A ‘non-starter’: Varadkar and Coveney reject backstop treaty plan
Bilateral treaty envisaged both governments bypassing EU for deal on invisible border
The Government said it had received no formal approach to discuss such a proposal. Details of such a bilateral treaty, reported in the Sunday Times this weekend, envisaged both governments bypassing the EU and arriving at a deal that would guarantee an invisible border and common travel.
Mr Varadkar’s spokesperson said the Taoiseach’s consistent view was the backstop was “not negotiable” and was there for a reason – namely to avoid a hard border, to protect the peace process and to guarantee human rights.
“It is not something we would entertain,” said the spokesperson. “It would not work, as so many of the issues pertaining to Ireland are related to EU law, and are negotiated and agreed through the European Union. Ireland is much stronger negotiating through the EU task force.”
The spokesperson said the dissident republican car bomb detonated in Derry on Saturday “should surely serve as a sober reminder of the past to [which] we do not want to return”.
A spokesman for Mr Coveney, the Minister for Foreign Affairs, described the treaty suggestion as a “non-runner”, and referred to its conclusion in Article 50 the Lisbon Treaty formally signed in March 2017. Mr Coveney has argued that the backstop need never be activated if a comprehensive agreement is negotiated governing future relationships and trade.
“They will discuss the political situation in Westminster and the Tánaiste will also update M. Barnier on the Government’s planning for a ‘no deal’ including the draft omnibus Bill on a ‘no deal’ to be published later this week,” the spokesman said.
Mr Varadkar and Mr Coveney will meet opposition party leaders on Tuesday to update them on Brexit negotiations and brief them on the omnibus Brexit Bill. “We expect a full explanation at last for what the law will do as that was committed to last week,” said a spokesperson for Labour leader Brendan Howlin.
German foreign minister Heiko Maas said on Sunday it was unclear how any talks between Britain and Ireland on resolving the question of the Irish backstop could help the EU’s deal with London on Brexit.
Asked by ZDF television about the reports on a bilateral deal with the Irish government, Mr Maas said it was unclear how it would work.
“We have to negotiate and also agree a withdrawal agreement with Britain. It is a bit of a mystery to me what the British government wants to negotiate with Dublin or what sort of an additional agreement it should be,” he told German television. It won’t have any effect on what was agreed with the (European) Commission.”
Meanwhile, in an interview with Monday’s edition of Die Welt daily, former British prime minister Tony Blair, a pro-European, said it was pointless for the EU to make concessions to Britain.
“Even if the EU moves away from the backstop and gives up the position of the Irish Government, which I don’t think will happen, even that wouldn’t save the deal,” he said, adding he put the risk of a no-deal Brexit at just 10 percent.
The Sunday Times had reported that British prime minister Theresa May plans to seek a bilateral treaty with the Irish Government to remove the contentious backstop arrangement from Britain’s EU divorce deal.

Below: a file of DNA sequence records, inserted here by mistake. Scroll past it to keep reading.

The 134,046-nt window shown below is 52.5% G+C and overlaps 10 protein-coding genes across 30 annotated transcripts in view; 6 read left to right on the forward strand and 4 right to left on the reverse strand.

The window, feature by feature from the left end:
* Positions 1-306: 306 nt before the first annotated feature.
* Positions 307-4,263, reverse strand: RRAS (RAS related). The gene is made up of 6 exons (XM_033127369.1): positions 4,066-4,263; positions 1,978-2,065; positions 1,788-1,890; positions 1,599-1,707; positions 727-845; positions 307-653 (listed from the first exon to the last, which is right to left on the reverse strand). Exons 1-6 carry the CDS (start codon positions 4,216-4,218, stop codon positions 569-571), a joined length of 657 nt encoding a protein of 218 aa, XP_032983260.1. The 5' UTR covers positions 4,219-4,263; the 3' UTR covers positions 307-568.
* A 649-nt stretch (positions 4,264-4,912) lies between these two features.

The newspaper said aides to Mrs May thought such a deal would remove opposition to her Brexit plan by the Democratic Unionist Party, which supports Mrs May’s minority government, and by pro-Brexit rebels in her Conservative Party.
The Irish edition of the newspaper quoted a senior Irish Government source as saying the bilateral treaty proposal was “not something we would entertain” and a second senior political source as saying it would not work with the European Commission.
Mrs May suffered a heavy defeat in parliament on Tuesday when Conservative lawmakers and members of other parties rejected her Brexit plan by an overwhelming majority.
That left Britain facing the prospect of no deal to smooth its exit from the EU in little more than two months’ time. The prime minister is due to announce on Monday how she plans to proceed.
Many Conservatives and the DUP oppose the backstop that the European Union insists on as a guarantee to avoid a hard border between the Republic and Northern Ireland.
On Saturday, Mr Coveney said Dublin’s commitment to the Brexit divorce deal struck with the British government was “absolute”, including the backstop arrangement.
The Sunday Times also said a group of politicians in Britain’s parliament would meet on Sunday to consider ways in which they could suspend the Brexit process, wresting control away from Mrs May’s government.
The international trade secretary angrily accused backbenchers of trying to “steal” Brexit from the British people who voted to leave the EU in the 2016 referendum.
At least two cross-party groups of MPs are planning to table amendments to enable backbenchers to take control of the business of the House to delay or frustrate Mrs May’s Brexit plans.
A second, led by the former attorney general Dominic Grieve, is said to want to go further and suspend the Article 50 withdrawal process.
Dr Fox warned that the political consequences if Parliament was to go back on the referendum result would be “astronomical”.
“You’ve got a Leave population and a Remain Parliament,” he told BBC1’s The Andrew Marr Show.
“Parliament has not got the right to hijack the Brexit process because Parliament said to the people of this country ‘We make a contract with you, you will make the decision and we will honour it’.
“What we are now getting is some of those who always absolutely opposed the result of the referendum trying to hijack Brexit and in fact steal the result from the people.” – Additional reporting: Reuters/PA